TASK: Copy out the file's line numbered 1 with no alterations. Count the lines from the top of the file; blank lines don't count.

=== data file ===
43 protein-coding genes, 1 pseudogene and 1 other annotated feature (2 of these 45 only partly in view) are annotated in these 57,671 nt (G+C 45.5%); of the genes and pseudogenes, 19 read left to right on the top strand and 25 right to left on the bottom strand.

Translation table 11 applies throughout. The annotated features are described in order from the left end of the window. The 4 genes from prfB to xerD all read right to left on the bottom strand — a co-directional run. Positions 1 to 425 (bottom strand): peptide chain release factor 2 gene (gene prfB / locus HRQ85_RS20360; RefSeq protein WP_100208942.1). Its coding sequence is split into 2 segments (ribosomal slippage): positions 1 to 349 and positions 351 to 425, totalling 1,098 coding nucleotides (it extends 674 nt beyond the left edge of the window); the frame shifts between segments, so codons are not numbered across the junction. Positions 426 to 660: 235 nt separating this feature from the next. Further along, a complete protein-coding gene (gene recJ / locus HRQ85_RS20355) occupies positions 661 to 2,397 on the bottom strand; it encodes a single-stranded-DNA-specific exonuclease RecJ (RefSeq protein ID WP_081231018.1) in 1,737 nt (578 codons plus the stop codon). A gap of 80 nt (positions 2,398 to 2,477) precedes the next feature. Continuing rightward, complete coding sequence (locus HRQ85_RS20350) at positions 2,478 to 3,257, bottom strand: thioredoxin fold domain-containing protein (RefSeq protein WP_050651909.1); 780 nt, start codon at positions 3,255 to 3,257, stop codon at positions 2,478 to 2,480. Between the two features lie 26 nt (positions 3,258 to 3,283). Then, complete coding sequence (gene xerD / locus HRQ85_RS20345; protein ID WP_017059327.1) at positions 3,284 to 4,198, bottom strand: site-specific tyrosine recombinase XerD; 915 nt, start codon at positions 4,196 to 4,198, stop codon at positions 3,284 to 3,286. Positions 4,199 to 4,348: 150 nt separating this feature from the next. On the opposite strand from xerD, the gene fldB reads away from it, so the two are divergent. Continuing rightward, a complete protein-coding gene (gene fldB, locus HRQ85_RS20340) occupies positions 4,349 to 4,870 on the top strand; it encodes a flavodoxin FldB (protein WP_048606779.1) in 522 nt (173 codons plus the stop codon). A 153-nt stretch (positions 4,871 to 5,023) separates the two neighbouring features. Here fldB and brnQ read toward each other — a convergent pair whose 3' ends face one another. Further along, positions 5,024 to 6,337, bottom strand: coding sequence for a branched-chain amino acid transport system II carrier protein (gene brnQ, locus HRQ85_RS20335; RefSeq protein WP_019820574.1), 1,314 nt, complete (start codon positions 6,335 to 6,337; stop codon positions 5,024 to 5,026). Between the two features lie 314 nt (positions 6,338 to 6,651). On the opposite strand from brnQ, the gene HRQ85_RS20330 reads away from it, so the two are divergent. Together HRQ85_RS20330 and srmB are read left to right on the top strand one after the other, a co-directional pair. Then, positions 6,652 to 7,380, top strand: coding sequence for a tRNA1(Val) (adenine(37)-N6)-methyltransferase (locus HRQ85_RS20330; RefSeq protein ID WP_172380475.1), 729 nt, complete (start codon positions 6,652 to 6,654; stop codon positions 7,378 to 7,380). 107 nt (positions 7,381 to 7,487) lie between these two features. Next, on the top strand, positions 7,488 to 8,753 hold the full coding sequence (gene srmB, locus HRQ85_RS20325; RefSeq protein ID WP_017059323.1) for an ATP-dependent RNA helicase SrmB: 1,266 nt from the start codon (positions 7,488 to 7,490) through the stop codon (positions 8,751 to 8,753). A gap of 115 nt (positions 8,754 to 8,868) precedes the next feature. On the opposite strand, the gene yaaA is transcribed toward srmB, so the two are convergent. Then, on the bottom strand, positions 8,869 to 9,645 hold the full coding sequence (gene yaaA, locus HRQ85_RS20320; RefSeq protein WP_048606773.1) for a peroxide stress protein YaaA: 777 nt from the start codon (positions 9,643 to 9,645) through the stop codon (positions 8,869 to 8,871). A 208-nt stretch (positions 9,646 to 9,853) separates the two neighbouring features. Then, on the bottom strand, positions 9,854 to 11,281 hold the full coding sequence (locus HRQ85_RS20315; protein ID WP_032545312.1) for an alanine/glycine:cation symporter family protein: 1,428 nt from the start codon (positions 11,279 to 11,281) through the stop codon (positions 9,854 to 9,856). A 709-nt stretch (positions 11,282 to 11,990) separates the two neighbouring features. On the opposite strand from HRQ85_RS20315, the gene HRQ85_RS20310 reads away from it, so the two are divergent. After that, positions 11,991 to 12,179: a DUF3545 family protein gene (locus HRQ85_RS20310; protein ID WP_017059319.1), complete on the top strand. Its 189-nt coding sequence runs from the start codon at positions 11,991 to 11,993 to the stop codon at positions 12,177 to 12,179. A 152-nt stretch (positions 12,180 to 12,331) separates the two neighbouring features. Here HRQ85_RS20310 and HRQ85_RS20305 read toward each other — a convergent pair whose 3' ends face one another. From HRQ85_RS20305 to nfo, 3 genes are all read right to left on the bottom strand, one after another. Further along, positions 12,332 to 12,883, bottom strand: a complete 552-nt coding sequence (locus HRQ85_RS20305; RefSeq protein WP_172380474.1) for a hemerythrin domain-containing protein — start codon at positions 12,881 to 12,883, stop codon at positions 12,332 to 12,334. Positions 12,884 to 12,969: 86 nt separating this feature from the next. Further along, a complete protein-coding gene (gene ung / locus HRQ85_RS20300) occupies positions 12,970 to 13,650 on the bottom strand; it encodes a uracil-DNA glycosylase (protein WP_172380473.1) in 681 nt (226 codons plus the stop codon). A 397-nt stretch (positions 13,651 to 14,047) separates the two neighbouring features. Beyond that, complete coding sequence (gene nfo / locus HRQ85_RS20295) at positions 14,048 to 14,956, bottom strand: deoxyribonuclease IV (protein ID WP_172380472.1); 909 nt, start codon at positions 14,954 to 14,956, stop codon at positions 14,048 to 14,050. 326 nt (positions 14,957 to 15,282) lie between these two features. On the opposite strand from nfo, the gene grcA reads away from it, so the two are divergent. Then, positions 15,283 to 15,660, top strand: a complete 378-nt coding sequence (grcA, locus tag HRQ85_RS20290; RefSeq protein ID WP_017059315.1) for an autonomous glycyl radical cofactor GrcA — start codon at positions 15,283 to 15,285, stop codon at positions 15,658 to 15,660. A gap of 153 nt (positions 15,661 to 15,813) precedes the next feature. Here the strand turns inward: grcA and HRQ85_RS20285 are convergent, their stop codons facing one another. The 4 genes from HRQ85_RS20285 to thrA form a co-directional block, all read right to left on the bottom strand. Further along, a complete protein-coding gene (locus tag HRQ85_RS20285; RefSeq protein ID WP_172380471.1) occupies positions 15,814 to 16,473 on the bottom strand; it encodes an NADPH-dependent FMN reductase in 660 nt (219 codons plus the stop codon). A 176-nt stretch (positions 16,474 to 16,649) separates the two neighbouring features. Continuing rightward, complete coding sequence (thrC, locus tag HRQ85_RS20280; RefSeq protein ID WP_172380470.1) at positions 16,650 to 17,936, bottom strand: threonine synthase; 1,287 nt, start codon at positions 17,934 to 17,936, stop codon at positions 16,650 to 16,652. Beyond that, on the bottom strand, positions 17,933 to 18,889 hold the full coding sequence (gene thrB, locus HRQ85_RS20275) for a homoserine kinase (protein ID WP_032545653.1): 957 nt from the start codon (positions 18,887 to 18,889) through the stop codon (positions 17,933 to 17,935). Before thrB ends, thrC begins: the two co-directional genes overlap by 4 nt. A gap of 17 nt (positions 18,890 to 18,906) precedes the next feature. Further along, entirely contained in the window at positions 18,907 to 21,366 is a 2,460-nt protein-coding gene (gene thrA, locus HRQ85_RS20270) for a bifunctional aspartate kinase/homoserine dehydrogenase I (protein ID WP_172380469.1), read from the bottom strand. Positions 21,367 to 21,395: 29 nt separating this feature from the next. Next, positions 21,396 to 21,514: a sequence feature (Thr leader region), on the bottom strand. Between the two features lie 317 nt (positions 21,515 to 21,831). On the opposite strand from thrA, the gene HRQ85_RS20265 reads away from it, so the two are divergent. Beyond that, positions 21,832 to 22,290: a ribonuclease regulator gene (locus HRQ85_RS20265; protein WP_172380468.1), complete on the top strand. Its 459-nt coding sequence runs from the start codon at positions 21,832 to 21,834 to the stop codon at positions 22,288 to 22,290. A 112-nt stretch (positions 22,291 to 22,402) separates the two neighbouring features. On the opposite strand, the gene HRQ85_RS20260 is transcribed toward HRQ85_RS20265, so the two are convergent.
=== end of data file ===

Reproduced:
43 protein-coding genes, 1 pseudogene and 1 other annotated feature (2 of these 45 only partly in view) are annotated in these 57,671 nt (G+C 45.5%); of the genes and pseudogenes, 19 read left to right on the top strand and 25 right to left on the bottom strand.